The International Council for Harmonisation of Technical Requirements for Pharmaceuticals for Human Use (ICH) is a global project to discuss scientific and technical aspects of pharmaceutical product registration. Regulatory authorities of Europe, Japan and the United States are in exchange with experts from the pharmaceutical industry in order to reduce or eliminate the need to duplicate the testing of new medicines. ICH guidelines have been adopted as law in several countries, but are only used as guidance for the U.S. Food and Drug Administration (FDA), they are not statutory law in the United States.
Good clinical practices
The ICH compose Good clinical practices (GCP) to achieve greater harmonisation in the interpretation and application of technical guidelines and requirements for product registration. Aim is to set and maintain maintaining safeguards on quality, safety, and efficacy, and regulatory obligations to protect public health.
Good clinical practice (GCP) is an international quality standard that is provided by ICH. GCP guidelines include standards on how clinical trials should be conducted, define the roles and responsibilities of institutional review boards, clinical research investigators, clinical trial sponsors, and monitors
The ICH guidance Q6B (1999) Specifications state that test procedures and acceptance criteria for biotechnological/biological products, guides the setting of acceptance criteria and specifications in which HCPs as process (cell substrate derived) impurities are considered.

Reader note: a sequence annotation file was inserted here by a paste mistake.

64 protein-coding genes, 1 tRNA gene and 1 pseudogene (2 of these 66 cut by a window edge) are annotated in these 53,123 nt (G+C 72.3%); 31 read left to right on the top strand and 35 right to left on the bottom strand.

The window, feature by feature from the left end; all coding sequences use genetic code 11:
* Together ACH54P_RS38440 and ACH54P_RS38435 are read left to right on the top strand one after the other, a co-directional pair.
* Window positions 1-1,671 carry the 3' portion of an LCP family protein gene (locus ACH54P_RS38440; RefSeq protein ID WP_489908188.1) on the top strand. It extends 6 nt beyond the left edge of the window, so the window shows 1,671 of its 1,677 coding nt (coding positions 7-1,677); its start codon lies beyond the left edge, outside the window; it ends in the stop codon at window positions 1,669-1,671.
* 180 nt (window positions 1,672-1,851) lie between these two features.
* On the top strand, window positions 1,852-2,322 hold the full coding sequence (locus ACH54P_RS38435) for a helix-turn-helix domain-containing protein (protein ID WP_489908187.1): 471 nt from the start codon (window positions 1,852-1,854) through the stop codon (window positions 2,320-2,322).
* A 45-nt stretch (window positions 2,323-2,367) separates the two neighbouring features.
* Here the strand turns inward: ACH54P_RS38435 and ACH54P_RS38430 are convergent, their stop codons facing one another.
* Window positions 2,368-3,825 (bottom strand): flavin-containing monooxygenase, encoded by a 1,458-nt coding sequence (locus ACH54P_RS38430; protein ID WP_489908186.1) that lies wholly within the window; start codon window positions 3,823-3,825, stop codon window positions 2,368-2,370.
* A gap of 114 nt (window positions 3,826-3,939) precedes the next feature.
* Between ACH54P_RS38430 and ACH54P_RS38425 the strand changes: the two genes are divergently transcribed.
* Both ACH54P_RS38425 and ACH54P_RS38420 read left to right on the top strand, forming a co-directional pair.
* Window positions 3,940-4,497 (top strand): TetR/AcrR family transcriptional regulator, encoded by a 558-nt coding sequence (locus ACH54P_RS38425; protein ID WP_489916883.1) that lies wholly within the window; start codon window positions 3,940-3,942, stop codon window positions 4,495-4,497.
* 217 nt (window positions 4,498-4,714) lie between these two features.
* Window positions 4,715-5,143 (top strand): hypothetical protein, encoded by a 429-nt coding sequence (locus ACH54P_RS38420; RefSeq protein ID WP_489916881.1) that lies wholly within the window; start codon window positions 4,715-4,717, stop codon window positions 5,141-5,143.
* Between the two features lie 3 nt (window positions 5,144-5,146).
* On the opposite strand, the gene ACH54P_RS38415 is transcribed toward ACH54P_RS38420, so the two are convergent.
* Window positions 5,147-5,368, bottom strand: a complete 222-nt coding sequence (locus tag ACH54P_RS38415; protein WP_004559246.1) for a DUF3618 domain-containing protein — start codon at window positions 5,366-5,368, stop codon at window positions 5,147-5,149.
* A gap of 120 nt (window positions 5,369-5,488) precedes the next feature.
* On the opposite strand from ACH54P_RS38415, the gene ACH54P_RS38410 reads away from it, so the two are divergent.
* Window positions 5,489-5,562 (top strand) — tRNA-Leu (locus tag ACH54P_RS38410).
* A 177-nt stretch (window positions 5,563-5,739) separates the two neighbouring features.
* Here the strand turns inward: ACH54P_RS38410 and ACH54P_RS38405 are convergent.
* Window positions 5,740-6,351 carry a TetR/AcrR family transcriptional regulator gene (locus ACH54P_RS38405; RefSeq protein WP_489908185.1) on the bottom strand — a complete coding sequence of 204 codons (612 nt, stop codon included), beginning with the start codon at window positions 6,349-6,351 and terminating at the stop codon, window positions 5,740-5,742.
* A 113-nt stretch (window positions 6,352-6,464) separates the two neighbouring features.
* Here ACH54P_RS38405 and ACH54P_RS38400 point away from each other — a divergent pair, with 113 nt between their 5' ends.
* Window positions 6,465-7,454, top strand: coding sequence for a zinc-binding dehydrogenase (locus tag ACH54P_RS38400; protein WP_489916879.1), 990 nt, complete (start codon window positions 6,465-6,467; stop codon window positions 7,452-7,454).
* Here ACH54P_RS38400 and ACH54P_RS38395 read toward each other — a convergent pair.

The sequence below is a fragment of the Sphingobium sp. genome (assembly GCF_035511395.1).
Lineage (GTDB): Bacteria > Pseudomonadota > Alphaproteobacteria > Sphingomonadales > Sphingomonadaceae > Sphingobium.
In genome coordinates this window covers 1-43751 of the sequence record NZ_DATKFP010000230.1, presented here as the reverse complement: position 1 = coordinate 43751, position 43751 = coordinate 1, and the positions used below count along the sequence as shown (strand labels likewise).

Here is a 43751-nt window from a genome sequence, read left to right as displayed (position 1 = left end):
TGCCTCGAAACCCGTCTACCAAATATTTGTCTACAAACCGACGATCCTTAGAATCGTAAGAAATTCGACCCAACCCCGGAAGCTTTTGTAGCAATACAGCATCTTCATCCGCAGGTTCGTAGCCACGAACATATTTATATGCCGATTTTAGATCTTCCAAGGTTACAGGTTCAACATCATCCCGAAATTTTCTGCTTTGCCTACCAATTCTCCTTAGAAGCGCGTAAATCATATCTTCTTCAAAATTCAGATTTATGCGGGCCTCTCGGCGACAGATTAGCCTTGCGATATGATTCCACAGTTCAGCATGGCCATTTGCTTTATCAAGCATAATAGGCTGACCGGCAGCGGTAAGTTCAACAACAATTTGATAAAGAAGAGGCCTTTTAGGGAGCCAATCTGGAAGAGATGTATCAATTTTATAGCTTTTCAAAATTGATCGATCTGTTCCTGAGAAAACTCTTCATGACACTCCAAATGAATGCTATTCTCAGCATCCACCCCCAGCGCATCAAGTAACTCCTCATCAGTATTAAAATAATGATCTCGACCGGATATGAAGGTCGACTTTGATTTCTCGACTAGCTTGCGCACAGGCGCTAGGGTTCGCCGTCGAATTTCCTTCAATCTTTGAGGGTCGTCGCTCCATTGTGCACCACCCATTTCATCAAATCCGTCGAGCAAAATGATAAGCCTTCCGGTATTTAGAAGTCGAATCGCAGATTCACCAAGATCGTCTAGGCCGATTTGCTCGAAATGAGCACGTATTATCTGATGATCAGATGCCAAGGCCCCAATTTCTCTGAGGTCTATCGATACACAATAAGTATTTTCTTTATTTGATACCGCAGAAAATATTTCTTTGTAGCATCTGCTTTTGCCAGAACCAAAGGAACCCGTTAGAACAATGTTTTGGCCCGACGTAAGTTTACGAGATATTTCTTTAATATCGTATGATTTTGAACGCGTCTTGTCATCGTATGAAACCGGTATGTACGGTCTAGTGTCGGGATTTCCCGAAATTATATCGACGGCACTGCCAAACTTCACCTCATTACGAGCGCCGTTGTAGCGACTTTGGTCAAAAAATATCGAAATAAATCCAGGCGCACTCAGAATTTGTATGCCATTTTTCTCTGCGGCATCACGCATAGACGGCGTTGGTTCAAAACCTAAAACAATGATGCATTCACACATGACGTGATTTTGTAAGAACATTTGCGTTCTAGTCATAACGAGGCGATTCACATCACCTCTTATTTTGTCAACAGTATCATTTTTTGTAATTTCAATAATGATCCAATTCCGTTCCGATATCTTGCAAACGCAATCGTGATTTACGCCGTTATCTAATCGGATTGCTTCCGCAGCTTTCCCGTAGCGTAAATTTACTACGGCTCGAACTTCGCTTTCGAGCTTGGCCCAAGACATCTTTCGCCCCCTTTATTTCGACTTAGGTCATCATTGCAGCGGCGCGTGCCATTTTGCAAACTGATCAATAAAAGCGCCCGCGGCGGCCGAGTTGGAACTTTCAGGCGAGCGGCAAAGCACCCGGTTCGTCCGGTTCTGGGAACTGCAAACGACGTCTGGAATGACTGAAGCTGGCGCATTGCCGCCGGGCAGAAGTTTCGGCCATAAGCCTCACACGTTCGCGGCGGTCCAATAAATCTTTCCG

This gives a very high level limit test driven approach, although in the case of HCPs, the rapid improvement in proteomics since creation of the guideline necessitates further levels of consideration.
The Q6A guideline adresses chemical substances and their respective test procedures and acceptance criteria for new drug substances.
Clinical investigation of medical devices for human subjects – GCP
A similar guideline for clinical trials of medical devices is the international standard ISO 14155, which is valid in the European Union as a harmonized standard. These standards for clinical trials are sometimes referred to as ICH-GCP or ISO-GCP to differentiate between the two and the lowest grade of recommendation in clinical guidelines.